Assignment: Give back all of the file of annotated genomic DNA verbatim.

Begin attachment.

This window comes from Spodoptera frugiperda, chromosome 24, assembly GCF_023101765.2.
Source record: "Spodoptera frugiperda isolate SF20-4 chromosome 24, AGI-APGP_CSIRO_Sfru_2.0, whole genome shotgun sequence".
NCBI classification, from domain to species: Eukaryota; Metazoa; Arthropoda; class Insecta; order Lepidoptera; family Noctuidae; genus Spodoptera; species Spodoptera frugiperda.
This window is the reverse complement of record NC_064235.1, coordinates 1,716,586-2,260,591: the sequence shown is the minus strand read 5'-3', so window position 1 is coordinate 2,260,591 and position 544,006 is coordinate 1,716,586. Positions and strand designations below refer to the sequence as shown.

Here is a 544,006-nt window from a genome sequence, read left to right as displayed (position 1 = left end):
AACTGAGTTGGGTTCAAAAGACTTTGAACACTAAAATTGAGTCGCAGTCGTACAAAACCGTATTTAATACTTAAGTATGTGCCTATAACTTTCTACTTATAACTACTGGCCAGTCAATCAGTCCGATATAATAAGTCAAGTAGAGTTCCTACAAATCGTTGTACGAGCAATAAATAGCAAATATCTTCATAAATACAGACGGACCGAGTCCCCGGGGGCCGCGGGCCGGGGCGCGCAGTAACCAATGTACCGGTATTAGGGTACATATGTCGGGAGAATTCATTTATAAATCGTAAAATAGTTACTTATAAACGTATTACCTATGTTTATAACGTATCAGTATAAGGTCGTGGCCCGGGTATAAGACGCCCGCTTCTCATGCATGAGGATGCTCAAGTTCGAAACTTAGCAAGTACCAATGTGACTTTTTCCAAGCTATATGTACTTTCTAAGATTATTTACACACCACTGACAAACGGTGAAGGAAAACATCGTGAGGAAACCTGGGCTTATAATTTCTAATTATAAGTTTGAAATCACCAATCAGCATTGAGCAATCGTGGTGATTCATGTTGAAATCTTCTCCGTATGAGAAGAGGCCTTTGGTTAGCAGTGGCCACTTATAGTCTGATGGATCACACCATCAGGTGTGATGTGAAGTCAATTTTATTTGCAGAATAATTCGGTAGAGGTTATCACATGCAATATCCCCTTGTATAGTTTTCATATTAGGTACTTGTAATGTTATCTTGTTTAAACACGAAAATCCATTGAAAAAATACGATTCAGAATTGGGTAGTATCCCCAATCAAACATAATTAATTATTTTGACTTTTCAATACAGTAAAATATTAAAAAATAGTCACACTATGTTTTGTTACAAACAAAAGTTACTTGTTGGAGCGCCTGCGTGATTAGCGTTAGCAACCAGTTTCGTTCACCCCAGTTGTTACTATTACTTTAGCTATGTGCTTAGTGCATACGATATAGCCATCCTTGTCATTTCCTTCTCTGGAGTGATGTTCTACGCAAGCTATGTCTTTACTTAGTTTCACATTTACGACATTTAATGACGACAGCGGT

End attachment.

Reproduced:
This window comes from Spodoptera frugiperda, chromosome 24, assembly GCF_023101765.2.
Source record: "Spodoptera frugiperda isolate SF20-4 chromosome 24, AGI-APGP_CSIRO_Sfru_2.0, whole genome shotgun sequence".
NCBI classification, from domain to species: Eukaryota; Metazoa; Arthropoda; class Insecta; order Lepidoptera; family Noctuidae; genus Spodoptera; species Spodoptera frugiperda.
This window is the reverse complement of record NC_064235.1, coordinates 1,716,586-2,260,591: the sequence shown is the minus strand read 5'-3', so window position 1 is coordinate 2,260,591 and position 544,006 is coordinate 1,716,586. Positions and strand designations below refer to the sequence as shown.

Here is a 544,006-nt window from a genome sequence, read left to right as displayed (position 1 = left end):
AACTGAGTTGGGTTCAAAAGACTTTGAACACTAAAATTGAGTCGCAGTCGTACAAAACCGTATTTAATACTTAAGTATGTGCCTATAACTTTCTACTTATAACTACTGGCCAGTCAATCAGTCCGATATAATAAGTCAAGTAGAGTTCCTACAAATCGTTGTACGAGCAATAAATAGCAAATATCTTCATAAATACAGACGGACCGAGTCCCCGGGGGCCGCGGGCCGGGGCGCGCAGTAACCAATGTACCGGTATTAGGGTACATATGTCGGGAGAATTCATTTATAAATCGTAAAATAGTTACTTATAAACGTATTACCTATGTTTATAACGTATCAGTATAAGGTCGTGGCCCGGGTATAAGACGCCCGCTTCTCATGCATGAGGATGCTCAAGTTCGAAACTTAGCAAGTACCAATGTGACTTTTTCCAAGCTATATGTACTTTCTAAGATTATTTACACACCACTGACAAACGGTGAAGGAAAACATCGTGAGGAAACCTGGGCTTATAATTTCTAATTATAAGTTTGAAATCACCAATCAGCATTGAGCAATCGTGGTGATTCATGTTGAAATCTTCTCCGTATGAGAAGAGGCCTTTGGTTAGCAGTGGCCACTTATAGTCTGATGGATCACACCATCAGGTGTGATGTGAAGTCAATTTTATTTGCAGAATAATTCGGTAGAGGTTATCACATGCAATATCCCCTTGTATAGTTTTCATATTAGGTACTTGTAATGTTATCTTGTTTAAACACGAAAATCCATTGAAAAAATACGATTCAGAATTGGGTAGTATCCCCAATCAAACATAATTAATTATTTTGACTTTTCAATACAGTAAAATATTAAAAAATAGTCACACTATGTTTTGTTACAAACAAAAGTTACTTGTTGGAGCGCCTGCGTGATTAGCGTTAGCAACCAGTTTCGTTCACCCCAGTTGTTACTATTACTTTAGCTATGTGCTTAGTGCATACGATATAGCCATCCTTGTCATTTCCTTCTCTGGAGTGATGTTCTACGCAAGCTATGTCTTTACTTAGTTTCACATTTACGACATTTAATGACGACAGCGGT